In an old recruiting article on Ray Rice that still refered to him as "Raymell," the moderately touted tailback/cornerback prospect explained part of his reason for decommiting from Syracuse - thanks to the firing of Paul Pasqualoni, yet another of many odes to the Orange's regret - was to take advantage of the "best facilities in America" at Rutgers: "If you think you can't go in there and do all kinds of things with all that equipment...You can turn your body into a machine."
Call him a shaman - in January 2005, Rutgers had not been to a bowl game in 28 years, was 3-24 in Big East games in its first four years under Greg Schiano and only an optimistic, prophetic 17-year-old could envision the school being anywhere near the best in America at anything related to football. Rice is either the first symbol of Rutgers' renaissance or the only one, depending on where the Knights go without their now-chiseled offensive machine after his decision to declare early for the draft.
Once he wrested the starting job midway through his freshman year, the Knights' most successful three-year run since the Carter Administration leaned overwhelmingly on its workhorse: the only player who has more career carries or yards than Rice is Mike Hart, who has an extra year on him, and the only with more carries or yards per game is UCF's Kevin Smith, who declared Monday. He never missed a game, topped twenty carries in 29 games (24 of 26 games the last two years) and had eight 30-carry games in 2007 alone. Like Hart and Smith, there are questions about Rice's speed, and he's only projected as a third-rounder, but no machine could prove itself more reliably resistant to wear and tear.
Throwing their names in the ring with Rice today were a trio of celebrated cornerbacks: Jack Ikegwuonu of Wisconsin, Brandon Flowers of Virginia Tech and the recently triumphant Aqib Talib, MVP of Kansas' win over Flowers' Hokies in the Orange Bowl, where Talib's interception return for touchdown was the biggest single play of the night. Statistics never do any sort of justice to cornerbacks, whose ideal line is the `0' of offenses too wary to throw in their direction, but the success of their teams' defenses is some indication: Virginia Tech was fifth in the country in pass efficiency defense after finishing second in Flowers' first two seasons, and Kansas rocketed to ninth nationallly in pass efficiency D after allowing more passing yards than any other team in 2006; a pair of new safeties, an injured Allen Langford opposite Ikegwuonu down the stretch and a vastly weaker run defense left Wisconsin a modest 54th, but the Badgers easily led the nation against the pass in 2006, Ikegwuonu's first as a starter.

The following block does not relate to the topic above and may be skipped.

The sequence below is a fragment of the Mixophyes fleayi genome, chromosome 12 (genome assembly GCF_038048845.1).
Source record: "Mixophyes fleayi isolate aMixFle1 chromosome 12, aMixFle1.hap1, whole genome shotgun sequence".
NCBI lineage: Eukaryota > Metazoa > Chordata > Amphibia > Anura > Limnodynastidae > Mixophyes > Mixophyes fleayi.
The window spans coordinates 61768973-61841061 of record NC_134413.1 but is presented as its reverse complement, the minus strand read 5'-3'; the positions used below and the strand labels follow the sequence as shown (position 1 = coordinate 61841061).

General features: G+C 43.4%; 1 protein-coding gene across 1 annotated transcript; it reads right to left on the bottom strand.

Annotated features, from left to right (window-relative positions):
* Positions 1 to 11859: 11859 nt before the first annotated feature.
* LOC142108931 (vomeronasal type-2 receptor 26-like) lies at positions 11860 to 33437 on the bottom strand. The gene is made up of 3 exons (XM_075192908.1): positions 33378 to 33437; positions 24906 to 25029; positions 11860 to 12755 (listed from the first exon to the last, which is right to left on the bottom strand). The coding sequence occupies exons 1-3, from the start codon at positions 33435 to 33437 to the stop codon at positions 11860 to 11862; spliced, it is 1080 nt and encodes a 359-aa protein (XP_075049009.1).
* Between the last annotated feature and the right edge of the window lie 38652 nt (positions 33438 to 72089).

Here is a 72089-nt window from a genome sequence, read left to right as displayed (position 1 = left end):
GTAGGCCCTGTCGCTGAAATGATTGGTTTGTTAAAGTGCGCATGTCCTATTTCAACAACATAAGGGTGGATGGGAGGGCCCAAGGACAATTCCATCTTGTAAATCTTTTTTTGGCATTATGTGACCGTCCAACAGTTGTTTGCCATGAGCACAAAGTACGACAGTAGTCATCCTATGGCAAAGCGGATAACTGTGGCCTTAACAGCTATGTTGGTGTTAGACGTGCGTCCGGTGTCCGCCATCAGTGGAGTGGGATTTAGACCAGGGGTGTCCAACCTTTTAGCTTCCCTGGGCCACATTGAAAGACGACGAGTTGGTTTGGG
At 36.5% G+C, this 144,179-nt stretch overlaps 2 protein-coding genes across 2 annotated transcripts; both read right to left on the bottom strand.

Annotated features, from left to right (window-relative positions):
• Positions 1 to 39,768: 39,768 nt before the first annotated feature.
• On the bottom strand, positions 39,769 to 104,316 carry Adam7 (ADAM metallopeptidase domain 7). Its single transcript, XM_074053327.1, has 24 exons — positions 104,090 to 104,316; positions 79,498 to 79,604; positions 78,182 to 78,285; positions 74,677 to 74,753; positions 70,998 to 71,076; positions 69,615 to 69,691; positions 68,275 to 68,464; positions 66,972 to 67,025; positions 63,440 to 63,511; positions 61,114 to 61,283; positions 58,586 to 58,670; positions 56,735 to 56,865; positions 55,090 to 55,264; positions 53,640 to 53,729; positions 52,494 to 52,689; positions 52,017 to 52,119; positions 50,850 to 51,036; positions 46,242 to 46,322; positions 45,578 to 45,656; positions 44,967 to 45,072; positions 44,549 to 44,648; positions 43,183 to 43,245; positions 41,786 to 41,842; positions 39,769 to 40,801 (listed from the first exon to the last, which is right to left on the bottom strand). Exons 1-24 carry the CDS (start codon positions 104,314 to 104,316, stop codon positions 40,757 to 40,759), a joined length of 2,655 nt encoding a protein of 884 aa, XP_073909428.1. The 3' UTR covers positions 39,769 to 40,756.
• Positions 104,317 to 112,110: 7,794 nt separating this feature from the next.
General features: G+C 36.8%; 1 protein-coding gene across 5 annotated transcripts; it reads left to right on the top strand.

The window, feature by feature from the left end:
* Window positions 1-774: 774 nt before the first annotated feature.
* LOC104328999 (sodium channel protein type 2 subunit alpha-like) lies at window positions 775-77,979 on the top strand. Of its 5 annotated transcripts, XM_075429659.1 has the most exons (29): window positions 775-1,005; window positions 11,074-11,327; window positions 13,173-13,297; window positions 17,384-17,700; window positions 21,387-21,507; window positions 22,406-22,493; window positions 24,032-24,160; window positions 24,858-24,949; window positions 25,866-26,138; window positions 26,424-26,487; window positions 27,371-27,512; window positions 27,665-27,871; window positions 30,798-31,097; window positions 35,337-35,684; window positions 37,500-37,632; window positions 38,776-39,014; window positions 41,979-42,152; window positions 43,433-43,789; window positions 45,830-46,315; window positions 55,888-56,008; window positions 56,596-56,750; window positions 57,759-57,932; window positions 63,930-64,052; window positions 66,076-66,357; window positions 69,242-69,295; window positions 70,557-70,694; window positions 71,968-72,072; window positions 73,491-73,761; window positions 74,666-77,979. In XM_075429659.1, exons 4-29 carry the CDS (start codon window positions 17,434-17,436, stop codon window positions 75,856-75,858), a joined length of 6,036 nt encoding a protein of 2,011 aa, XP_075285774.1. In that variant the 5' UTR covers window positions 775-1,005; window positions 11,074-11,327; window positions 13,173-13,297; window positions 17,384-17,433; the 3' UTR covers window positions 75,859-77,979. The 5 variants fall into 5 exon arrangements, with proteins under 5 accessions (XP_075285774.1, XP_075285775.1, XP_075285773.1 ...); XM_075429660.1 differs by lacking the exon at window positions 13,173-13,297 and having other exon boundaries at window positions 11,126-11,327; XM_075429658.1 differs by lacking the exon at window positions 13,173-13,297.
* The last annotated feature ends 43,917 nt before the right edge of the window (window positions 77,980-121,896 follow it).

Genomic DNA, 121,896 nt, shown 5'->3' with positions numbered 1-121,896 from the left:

Ikegwuonu and Talib are both over six-feet, outstanding size, and where Talib is a borderline first-second rounder, Ikegwuonu would seem to have room to improve his second round projection with a 40 time (currently listed at a surprisingly low 4.54) more in line with his speed on-field in chasing down Darren McFadden in last year's Outback Bowl and blanketing Mario Manningham in the Badgers' win over Michigan in November. The slightly smaller (5-10, 190) Flowers looks like a third-rounder, but he - like Ikegwuonu in the Big Ten and Talib in the Big 12 - was a first team all-conference pick by ACC coaches each of the last two seasons, suggesting at least one of them will look like a first rate, much-coveted "lockdown" guy in the next four or five years (to the extent that's possible in the NFL, as fae as the League goes out of its way to handcuff DBs).
Also declaring: Texas tight end and new father Jermichael Finley, only a sophomore, but eligible for the draft because he spent his first year in Austin redshirting; Talib's teammate Anthony Collins, an all-Big 12 and sometime all-American offensive tackle; and Auburn defensive tackle Pat Sims, the most productive of the Tigers' formidable rotation on the interior line.